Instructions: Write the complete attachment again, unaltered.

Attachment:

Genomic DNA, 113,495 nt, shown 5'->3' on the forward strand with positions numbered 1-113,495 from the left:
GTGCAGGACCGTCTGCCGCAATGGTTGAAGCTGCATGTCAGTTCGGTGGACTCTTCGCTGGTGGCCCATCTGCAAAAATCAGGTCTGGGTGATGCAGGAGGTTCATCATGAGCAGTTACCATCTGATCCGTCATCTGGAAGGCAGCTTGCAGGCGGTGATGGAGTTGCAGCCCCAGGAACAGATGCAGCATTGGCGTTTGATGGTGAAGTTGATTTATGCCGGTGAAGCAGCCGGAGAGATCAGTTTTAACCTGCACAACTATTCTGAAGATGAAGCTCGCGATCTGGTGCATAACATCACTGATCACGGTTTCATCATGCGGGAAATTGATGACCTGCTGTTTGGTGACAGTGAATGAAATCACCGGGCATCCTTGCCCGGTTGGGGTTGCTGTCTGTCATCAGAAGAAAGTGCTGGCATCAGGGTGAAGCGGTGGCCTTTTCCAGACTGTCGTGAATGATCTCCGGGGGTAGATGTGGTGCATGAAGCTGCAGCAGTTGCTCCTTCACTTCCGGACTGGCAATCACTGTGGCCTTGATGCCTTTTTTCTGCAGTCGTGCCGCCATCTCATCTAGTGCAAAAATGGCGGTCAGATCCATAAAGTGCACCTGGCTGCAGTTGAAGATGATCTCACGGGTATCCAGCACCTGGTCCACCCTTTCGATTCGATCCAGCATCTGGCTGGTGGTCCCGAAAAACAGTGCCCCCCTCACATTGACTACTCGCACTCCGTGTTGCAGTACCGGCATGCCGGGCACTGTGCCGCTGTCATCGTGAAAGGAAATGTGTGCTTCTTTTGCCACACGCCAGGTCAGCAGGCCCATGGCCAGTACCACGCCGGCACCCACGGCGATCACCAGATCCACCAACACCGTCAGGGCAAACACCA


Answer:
Genomic DNA, 113,495 nt, shown 5'->3' on the forward strand with positions numbered 1-113,495 from the left:
GTGCAGGACCGTCTGCCGCAATGGTTGAAGCTGCATGTCAGTTCGGTGGACTCTTCGCTGGTGGCCCATCTGCAAAAATCAGGTCTGGGTGATGCAGGAGGTTCATCATGAGCAGTTACCATCTGATCCGTCATCTGGAAGGCAGCTTGCAGGCGGTGATGGAGTTGCAGCCCCAGGAACAGATGCAGCATTGGCGTTTGATGGTGAAGTTGATTTATGCCGGTGAAGCAGCCGGAGAGATCAGTTTTAACCTGCACAACTATTCTGAAGATGAAGCTCGCGATCTGGTGCATAACATCACTGATCACGGTTTCATCATGCGGGAAATTGATGACCTGCTGTTTGGTGACAGTGAATGAAATCACCGGGCATCCTTGCCCGGTTGGGGTTGCTGTCTGTCATCAGAAGAAAGTGCTGGCATCAGGGTGAAGCGGTGGCCTTTTCCAGACTGTCGTGAATGATCTCCGGGGGTAGATGTGGTGCATGAAGCTGCAGCAGTTGCTCCTTCACTTCCGGACTGGCAATCACTGTGGCCTTGATGCCTTTTTTCTGCAGTCGTGCCGCCATCTCATCTAGTGCAAAAATGGCGGTCAGATCCATAAAGTGCACCTGGCTGCAGTTGAAGATGATCTCACGGGTATCCAGCACCTGGTCCACCCTTTCGATTCGATCCAGCATCTGGCTGGTGGTCCCGAAAAACAGTGCCCCCCTCACATTGACTACTCGCACTCCGTGTTGCAGTACCGGCATGCCGGGCACTGTGCCGCTGTCATCGTGAAAGGAAATGTGTGCTTCTTTTGCCACACGCCAGGTCAGCAGGCCCATGGCCAGTACCACGCCGGCACCCACGGCGATCACCAGATCCACCAACACCGTCAGGGCAAACACCA